The remainder of this study is organized as follows: Section 2 discusses the 2DCSP formulations. Section 3 proposes the 2DCSP models with logarithmic number of binary variables and extra constraints. Numerical examples are given in Section 4 to demonstrate the theoretical advances and advantages of the proposed global approach. Section 5 gives the concluding remarks.
2. Problem formulations
Given small rectangular items, the 2DCSP is to cut all items within large rectangular materials with the objective of minimizing the number of materials used. Denote and as the width and the length of the enveloping rectangle. By referring to the method of Chen et al. , a mathematical program can be formed with the objective of minimizing the volume (i.e., Min ) as discussed in Section 2.1. In the 2DCSP, the minimal number of materials can reduce the manufacturing costs. Thus Section 2.2 explains how to reformulate two new 2DCSP programs based on the original model in Section 2.1. Firstly, the terminologies, including decision variables and parameters, are introduced in Tables 1 and 2.
2.1 Cutting problem in one material
The cutting problem considering one material is also called the assortment problem, which considers cutting a set of given rectangular items within a rectangular material of minimum area. Avoiding the overlapping of items is the core requirements. Chen et al.  and Li and Chang  use four binary variables and two binary variables , respectively, to handle the non-overlapping conditions, as shown in Table 3.
|The number of given rectangular items needed to be cut|
|The number of rectangular materials with the same size|
|The width and length of given rectangular item for|
|and are the upper bounds of and , respectively. These items also denote the width and length of a given rectangular material|
|The bottom-left coordinate of rectangular item|
|The top-right coordinate of the rectangular material|
|A set of binary variables expressing the non-overlapping conditions for a pair of rectangular items and rectangular items for , which are defined by Chen et al. |
|A pair of binary variables expressing the non-overlapping conditions for a pair of rectangular items and rectangular items for , which are defined by Li and Chan |
|An orientation indicator for a given rectangular item . if is parallel to the x-axis; otherwise, if is parallel to the y-axis (is a binary variable)|
|The accumulated length of all materials used.|
The following assortment program is proposed by Chen et al. :
where , and are binary variables; and are nonnegative continuous variables; Constraints (1)–(5) ensure that the rectangular items are non-overlapping, and Constraints (6) and (7) are to cut all of the rectangular items within an enveloping rectangular material .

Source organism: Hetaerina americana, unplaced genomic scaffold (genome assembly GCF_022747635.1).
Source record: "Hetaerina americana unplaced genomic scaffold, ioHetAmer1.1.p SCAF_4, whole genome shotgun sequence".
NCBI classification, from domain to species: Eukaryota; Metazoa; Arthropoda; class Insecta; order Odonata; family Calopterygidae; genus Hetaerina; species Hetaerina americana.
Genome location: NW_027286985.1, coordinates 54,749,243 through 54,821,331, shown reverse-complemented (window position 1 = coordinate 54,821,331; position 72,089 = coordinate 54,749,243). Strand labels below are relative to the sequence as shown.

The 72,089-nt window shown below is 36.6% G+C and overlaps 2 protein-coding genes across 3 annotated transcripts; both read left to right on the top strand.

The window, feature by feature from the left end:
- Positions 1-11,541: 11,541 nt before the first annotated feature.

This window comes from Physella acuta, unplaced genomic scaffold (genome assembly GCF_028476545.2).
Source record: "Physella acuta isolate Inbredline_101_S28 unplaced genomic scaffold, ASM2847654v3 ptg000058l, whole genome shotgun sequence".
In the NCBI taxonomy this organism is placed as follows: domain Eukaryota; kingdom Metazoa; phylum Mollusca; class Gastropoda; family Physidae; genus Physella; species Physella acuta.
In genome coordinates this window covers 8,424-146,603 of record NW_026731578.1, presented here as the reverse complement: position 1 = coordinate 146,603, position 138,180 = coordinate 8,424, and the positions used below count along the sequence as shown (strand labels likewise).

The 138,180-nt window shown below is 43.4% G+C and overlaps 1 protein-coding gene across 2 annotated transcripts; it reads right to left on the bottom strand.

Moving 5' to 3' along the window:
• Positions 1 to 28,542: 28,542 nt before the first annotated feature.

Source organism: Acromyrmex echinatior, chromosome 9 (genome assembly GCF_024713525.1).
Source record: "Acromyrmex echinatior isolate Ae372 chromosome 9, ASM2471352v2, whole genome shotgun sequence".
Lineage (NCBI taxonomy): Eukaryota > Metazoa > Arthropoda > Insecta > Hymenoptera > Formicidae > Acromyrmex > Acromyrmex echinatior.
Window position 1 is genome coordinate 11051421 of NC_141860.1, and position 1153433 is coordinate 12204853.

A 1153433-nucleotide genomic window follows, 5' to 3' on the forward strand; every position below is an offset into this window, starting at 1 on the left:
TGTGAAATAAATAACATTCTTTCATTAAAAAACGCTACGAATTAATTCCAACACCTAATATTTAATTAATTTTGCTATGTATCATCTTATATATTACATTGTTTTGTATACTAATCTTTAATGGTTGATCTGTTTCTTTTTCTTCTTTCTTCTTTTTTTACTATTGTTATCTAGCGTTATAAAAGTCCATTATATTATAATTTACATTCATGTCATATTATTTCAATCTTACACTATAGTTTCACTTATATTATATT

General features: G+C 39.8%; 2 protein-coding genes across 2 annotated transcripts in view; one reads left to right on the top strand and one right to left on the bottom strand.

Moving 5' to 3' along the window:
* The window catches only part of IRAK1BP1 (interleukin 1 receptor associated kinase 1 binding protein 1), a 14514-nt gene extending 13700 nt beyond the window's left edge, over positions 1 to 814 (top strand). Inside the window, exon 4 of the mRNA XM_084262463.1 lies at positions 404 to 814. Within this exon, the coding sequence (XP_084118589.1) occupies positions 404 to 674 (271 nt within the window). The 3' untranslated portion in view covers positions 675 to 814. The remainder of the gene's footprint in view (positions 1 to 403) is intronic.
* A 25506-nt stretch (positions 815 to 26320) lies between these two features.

Remark 1. Original (a) uses binary variables () and constraints to formulate an assortment problem with rectangular items.
By referring to Li and Chang , an alternative mathematical model can be expressed as follows:
Remark 2. Original (b) uses binary variables (, ) and constraints to formulate an assortment problem with rectangular items.
However, these two models are inappropriate for directly solving the general 2DCSP because the objective of the 2DCSP must minimize the number of materials used for cutting all items. By referring to the two models above, two corresponding 2DCSP models are proposed in Section 2.2.
2.2 General deterministic models of 2DCSP
As mentioned above, we need to find out the minimal number of materials used for cutting all items. Original (a) is then reformulated as a general deterministic model of 2DCSP, where cutting rectangular items from materials, as shown in P1 (a):
where , and are binary variables; and are nonnegative continuous variables; Constraints (1), (2), (5), (12) and (13) ensure that the rectangular items are non-overlapping; Constraints (15)–(17) mean that each rectangular item is fitly cut from one of the materials; Constraint (18) obtains the accumulated length of materials used; and the objective function minimizes the accumulated length of materials used.
There are new binary variables (i.e., ) in Constraints (15)–(17) of P1 (a) model. It aims to cut the rectangular item from the material if , and Constraint (17) forces any rectangular item to be cut from one of such materials. Supposing that rectangular item is cut from the material, then and for and . Constraints (15)–(17) will force the -axis position of rectangular item cut from the material as shown below:
Remark 3. P1 (a) requires binary variables and constraints to form a 2DCSP program.
Referring to the Original (b), another corresponding 2DCSP program can be formulated as follows:
where , and are binary variables and , and are nonnegative continuous variables.
Remark 4. P1 (b) requires binary variables and constraints to formulate a 2DCSP program.
Although both P1 (a) and P1 (b) can obtain a minimal number of materials used, there is mainly an issue needed to be addressed. That is, an excessive number of binary variables is used to assign rectangular item into one of the materials; such that the computational load becomes a serious burden as the size of the problem grows.
As indicated by Li et al. , reducing the number of binary variables can accelerate the solving speed. Hence, we can roughly estimate the number of materials by the following remark.
Remark 5. The number of materials can be reduced from to where by the following initial calculating: